Up until 1950 there had been 48 persons who had served as Speaker of the House for an average of 3.5 years each. Since 1950 there have been six speakers serving an average of eleven years each. One speaker during that period left office after two years because of a sex scandal. If he is not considered, the remaining speakers have served for an average of 13 years.
I served under the last five speakers. My observation on the office of the speaker is that it has become increasingly partisan. In 1950 Delegate E. Blackburn Moore of Frederick County who was a leading lieutenant in the Byrd Machine became speaker and served in that role for 18 years. He ruled with an iron fist. Many of the stories that are still told about abusing the role of speaker come from his era when he refused to put Republicans on committees that met. The House was referred to as “Blackie’s House,” borrowing the name of a popular restaurant of the time.
His successor was the Gentleman from Mathews, the Honorable John Warren Cooke, who was the first speaker under whom I served. He was a sharp contrast to Moore and treated all members alike regardless of political party. Since his service the office has been held by a series of nice individuals of both parties who have expanded the role to be in practice, if not name, the majority leader of the House.
For the second time this week, a significant portion of Reston is without power.
Just after 9 a.m., between 700 to 1,000 customers lost power in South Reston.
The outage area mostly stretched along the eastern side of Reston Parkway, from just north of Hunters Woods Elementary to just north of the Dulles Toll Road around Sunset Hills Road.
Dominion Power’s website indicates a crew has been dispatched, and the cause of the outage is still under investigation.
It was estimated power would be restored to these customers between 11 a.m. and noon today.
On Tuesday, more than 1,700 lost power in the same area along Reston Parkway.
Reston-based security firm accused of smuggling, human trafficking in Iraq — A scathing Associated Press story that came out Wednesday accuses a Reston-based contractor of allowing some risky operations to take place while being paid hundreds of millions of dollars to provide security to an F-16 air base in Iraq, and then firing independent investigators that uncovered it. The investigators told the AP that U.S. security personnel “turned a blind eye” though they were fully aware of prostitutes and alcohol being smuggled into Baghdad and onto the base, as well as not interfering when they witnessed power generators being stolen off the base by local militia and driven away on huge flatbed trucks. [MSN.com/Associated Press]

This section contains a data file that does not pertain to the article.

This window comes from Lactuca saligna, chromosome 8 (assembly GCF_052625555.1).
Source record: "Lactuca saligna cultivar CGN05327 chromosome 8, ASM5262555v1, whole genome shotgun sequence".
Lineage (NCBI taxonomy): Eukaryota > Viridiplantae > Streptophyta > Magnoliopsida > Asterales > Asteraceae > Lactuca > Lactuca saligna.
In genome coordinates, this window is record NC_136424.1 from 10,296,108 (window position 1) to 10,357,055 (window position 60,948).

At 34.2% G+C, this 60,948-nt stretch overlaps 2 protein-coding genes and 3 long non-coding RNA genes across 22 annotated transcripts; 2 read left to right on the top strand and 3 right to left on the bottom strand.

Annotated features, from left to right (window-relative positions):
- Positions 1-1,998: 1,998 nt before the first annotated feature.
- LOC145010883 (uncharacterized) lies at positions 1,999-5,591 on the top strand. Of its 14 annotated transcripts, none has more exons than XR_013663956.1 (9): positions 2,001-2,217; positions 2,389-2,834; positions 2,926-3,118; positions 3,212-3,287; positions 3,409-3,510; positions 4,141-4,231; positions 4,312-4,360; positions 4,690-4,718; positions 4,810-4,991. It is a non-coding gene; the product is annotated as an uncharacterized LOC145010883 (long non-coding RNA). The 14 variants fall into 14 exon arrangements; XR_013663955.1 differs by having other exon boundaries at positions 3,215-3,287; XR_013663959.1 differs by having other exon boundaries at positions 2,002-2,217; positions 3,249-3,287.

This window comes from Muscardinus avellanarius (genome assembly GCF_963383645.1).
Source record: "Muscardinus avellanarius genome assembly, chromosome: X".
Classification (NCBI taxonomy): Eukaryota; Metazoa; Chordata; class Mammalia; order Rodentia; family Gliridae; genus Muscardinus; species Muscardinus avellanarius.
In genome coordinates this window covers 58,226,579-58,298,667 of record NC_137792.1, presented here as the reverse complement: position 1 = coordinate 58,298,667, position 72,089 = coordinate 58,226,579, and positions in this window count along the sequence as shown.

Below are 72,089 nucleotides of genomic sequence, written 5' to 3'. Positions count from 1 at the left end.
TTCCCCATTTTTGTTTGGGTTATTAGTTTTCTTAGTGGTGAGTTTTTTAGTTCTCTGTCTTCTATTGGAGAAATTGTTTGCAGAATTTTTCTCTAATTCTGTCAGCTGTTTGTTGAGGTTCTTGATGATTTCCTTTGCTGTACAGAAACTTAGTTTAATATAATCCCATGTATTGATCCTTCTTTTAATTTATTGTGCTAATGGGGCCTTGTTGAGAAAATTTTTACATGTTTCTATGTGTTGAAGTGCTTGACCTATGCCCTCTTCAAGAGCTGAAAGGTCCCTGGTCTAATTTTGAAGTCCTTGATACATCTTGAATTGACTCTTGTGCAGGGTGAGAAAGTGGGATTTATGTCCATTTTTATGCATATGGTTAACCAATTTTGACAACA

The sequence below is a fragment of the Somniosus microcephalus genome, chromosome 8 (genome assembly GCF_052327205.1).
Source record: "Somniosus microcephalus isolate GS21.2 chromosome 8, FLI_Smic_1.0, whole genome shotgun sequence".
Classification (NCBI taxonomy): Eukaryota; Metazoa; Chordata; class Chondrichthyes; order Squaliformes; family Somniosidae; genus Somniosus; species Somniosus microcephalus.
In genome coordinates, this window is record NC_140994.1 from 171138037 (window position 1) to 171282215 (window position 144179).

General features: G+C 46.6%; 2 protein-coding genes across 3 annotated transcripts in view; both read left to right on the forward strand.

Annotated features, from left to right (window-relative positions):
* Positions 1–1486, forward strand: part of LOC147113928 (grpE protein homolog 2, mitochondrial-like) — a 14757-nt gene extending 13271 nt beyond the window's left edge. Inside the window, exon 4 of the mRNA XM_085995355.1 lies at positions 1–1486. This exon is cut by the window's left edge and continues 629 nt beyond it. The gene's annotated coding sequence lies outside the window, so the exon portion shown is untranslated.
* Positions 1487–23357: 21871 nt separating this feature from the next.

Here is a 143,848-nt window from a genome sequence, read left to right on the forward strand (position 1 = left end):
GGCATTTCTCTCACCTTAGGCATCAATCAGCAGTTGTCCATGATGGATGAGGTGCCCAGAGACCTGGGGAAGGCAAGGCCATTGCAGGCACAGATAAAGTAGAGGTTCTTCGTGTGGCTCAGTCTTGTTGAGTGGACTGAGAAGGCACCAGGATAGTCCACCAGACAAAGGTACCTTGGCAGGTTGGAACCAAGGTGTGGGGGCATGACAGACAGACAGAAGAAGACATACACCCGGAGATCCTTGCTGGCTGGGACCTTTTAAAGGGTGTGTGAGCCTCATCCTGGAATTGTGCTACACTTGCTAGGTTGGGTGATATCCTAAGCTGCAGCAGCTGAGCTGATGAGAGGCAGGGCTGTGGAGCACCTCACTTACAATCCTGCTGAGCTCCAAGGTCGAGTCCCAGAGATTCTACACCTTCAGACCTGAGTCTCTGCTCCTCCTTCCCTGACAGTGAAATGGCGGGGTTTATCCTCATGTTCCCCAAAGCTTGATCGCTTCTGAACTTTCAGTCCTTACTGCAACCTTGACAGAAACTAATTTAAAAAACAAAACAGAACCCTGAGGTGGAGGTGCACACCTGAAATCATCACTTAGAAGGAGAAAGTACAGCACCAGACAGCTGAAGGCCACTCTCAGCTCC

Reston Chamber Seeks Nominations for Annual Business Awards – The Greater Reston Chamber of Commerce is seeking nominations for its annual ACE awards (Awards for Chamber Excellence). The awards recognize outstanding member businesses that demonstrate “excellence, innovation and community involvement” while supporting the Chamber’s mission. Categories include Small/Medium/Large Business of the Year, Volunteer of the Year and more. Nominations can be submitted online through May 12. Winners will be announced at the ACE Awards in June. [Greater Reston Chamber]
County to review policies after some rack up more than $100,000 in overtime pay — County supervisors are reviewing departmental staffing and pay policies after a review of the books revealed that more than 1,700 county employees earned more than $100,000 last year, in large part due to overtime pay. Several employees are said to have made more than $100,000 just in overtime pay alone, and some even doubled or tripled their salary. Supervisor Pat Herrity said especially with first responders, so much overtime presents safety concerns. A review is now being conducted to determine if hiring additional staff will reduce the need for so much overtime. [WTOP]
Teen arrested for shooting BB gun at occupied car in Herndon — A 19-year-old man was arrested after firing multiple shots from a BB gun at an occupied car in Herndon. The teen is being held in Fairfax County jail without bond. [Herndon Patch]